Worried over India's future, scientist P.M. Bhargava to return Padma Bhushan

VIJAYAWADA, ANDHRA PRADESH, 05/01/2014Founder Director of CCMB. Hyderabad P.M. Bhargava Photo: Ch.Vijaya Bhaskar   | Photo Credit: CH_VIJAYA BHASKAR

One of India's top scientists and founder-director of the Centre for Cellular and Molecular Biology (CCMB), P. M. Bhargava on Thursday said he had decided to return the Padma Bhushan award as he was worried about the future of India.

Mr. Bhargava told The Hindu that if the present trend continued, India would cease to be a democracy and become a theocratic country like Pakistan. "The future of democracy is at stake. I am very concerned about it."

The scientist said that he would return the award to the Ministry of Home Affairs along with a letter. "As a scientist that is all I can do," he observed.

He expressed concern over "RSS people" attending a recent meeting of Council of Scientific and Industrial Research labs. He was critical of the Government's decision to reduce funding of the CSIR labs.

Mr. Bhargava's decision to return the Padma Bhushan, country's third highest civilian honour, came after more than 100 scientists, including Mr. Bhargava, released a statement online expressing concern over the "climate of intolerance" and "the ways in which science and reason was getting eroded in the country."

Mr. Bhargava said, "I hold no brief for the earlier UPA regime and I criticised it in my book. However, you must give credit as they did not want to decide what we eat, what we wear and how we behave."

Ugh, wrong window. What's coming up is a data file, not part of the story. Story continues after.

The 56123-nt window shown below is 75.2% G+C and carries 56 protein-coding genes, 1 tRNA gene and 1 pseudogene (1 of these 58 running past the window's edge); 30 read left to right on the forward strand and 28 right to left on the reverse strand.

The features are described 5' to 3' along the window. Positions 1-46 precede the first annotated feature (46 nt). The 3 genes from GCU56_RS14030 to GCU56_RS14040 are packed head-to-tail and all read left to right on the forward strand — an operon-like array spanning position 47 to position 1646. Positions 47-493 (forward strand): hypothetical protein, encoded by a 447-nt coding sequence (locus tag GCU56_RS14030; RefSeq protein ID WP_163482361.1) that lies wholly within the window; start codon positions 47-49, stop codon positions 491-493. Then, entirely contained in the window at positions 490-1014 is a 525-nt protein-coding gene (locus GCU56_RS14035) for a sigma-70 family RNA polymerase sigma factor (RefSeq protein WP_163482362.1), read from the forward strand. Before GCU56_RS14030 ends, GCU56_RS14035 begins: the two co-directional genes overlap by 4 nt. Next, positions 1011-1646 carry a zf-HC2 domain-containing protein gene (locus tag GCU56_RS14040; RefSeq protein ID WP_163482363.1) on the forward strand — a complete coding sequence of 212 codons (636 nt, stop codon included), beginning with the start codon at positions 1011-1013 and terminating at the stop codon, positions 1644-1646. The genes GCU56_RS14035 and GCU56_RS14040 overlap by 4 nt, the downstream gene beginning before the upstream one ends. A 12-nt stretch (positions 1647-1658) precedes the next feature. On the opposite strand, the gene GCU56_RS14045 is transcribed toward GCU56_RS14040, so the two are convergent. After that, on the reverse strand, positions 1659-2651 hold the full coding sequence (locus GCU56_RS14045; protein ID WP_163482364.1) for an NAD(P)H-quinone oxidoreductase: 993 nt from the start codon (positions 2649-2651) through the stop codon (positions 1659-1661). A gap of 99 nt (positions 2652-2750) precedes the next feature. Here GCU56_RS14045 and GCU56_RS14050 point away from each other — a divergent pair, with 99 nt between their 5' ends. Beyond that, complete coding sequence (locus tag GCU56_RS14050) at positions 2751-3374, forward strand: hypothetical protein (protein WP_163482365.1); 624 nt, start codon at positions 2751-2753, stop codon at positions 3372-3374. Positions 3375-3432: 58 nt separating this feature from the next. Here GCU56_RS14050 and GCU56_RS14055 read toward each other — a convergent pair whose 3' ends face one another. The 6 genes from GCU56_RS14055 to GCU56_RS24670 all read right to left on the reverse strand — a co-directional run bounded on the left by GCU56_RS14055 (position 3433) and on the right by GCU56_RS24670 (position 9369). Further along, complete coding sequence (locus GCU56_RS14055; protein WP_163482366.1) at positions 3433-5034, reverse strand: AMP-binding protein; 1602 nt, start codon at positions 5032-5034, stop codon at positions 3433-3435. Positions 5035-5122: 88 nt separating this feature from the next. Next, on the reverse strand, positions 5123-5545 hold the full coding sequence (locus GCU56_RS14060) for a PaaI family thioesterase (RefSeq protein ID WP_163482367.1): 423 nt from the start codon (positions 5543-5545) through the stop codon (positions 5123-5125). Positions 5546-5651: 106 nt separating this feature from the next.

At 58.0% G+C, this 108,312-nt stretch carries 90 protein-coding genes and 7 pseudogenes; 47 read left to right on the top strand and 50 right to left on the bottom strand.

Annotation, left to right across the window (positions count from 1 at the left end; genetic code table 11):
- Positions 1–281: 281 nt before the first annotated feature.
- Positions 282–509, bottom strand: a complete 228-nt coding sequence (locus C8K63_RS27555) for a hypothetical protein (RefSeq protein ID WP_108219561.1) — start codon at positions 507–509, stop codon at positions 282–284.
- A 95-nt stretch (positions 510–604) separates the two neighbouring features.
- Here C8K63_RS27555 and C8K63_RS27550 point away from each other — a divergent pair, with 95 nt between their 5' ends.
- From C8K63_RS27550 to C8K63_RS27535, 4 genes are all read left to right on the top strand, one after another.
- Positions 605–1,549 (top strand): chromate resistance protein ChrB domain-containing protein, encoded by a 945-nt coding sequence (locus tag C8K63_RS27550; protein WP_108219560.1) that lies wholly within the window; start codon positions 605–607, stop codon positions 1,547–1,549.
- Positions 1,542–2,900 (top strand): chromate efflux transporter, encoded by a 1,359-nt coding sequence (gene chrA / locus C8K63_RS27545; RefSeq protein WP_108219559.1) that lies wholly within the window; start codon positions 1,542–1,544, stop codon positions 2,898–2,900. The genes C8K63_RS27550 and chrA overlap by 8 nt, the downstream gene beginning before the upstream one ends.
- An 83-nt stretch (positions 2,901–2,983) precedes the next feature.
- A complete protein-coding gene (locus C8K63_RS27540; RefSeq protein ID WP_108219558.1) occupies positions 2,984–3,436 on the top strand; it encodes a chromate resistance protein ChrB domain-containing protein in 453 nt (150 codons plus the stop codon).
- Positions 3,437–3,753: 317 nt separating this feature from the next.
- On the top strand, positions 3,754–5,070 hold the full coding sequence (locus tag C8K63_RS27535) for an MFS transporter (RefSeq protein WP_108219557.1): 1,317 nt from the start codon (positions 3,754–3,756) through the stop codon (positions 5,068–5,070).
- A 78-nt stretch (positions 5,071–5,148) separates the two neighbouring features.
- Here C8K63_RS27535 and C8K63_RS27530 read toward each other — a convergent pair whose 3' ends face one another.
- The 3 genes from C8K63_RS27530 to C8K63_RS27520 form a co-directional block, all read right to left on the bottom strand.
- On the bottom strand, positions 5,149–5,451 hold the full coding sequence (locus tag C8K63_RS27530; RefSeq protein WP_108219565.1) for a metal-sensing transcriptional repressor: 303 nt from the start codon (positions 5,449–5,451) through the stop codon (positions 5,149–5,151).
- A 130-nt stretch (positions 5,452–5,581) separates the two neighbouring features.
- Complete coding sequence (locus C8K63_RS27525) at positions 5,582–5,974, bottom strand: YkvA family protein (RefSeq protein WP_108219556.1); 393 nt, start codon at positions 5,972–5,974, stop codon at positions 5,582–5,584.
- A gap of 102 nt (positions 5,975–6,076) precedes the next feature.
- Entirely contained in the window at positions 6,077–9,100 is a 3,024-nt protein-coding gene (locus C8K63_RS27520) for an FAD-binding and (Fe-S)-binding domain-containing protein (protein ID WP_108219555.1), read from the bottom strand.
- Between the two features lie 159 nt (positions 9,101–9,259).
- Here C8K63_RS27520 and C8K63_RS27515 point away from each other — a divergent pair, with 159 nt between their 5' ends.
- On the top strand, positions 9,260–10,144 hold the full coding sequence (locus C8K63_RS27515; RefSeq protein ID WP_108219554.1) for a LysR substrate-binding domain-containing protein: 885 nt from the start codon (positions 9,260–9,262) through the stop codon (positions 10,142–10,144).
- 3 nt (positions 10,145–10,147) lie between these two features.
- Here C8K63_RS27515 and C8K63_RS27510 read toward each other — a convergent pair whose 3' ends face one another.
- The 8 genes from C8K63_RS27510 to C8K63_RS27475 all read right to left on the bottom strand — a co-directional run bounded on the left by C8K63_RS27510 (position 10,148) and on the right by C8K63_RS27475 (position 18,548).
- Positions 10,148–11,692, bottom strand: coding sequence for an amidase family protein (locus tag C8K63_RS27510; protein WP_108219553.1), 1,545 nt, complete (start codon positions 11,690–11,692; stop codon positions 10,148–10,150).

Scientific temper was one of the duties of the Indian citizens as enshrined in the Constitution in Article 51(h), he said.

Mr. Bhargava criticised ministers for looking for auspicious time to take charge. Various kinds of superstitions were being practised in various parts of the country, he noted. He recalled how people years ago believed that an idol of Lord Ganesha was drinking milk. "Later we proved it on TV that it was not."

He pointed out that an entire session of the Indian Science Congress was devoted to absurd claims that India in ancient times had built a huge aircraft with inter-planetary movements. He also found fault with Prime Minister Narendra Modi for stating at the Congress that India had known the technique of organ transplantation long time ago.

As a scientist it was his duty to promote scientific temper as demanded by the Constitution, he said. "I do not need publicity at this age," the scientist said.

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Printable version | Feb 26, 2021 9:19:34 PM |

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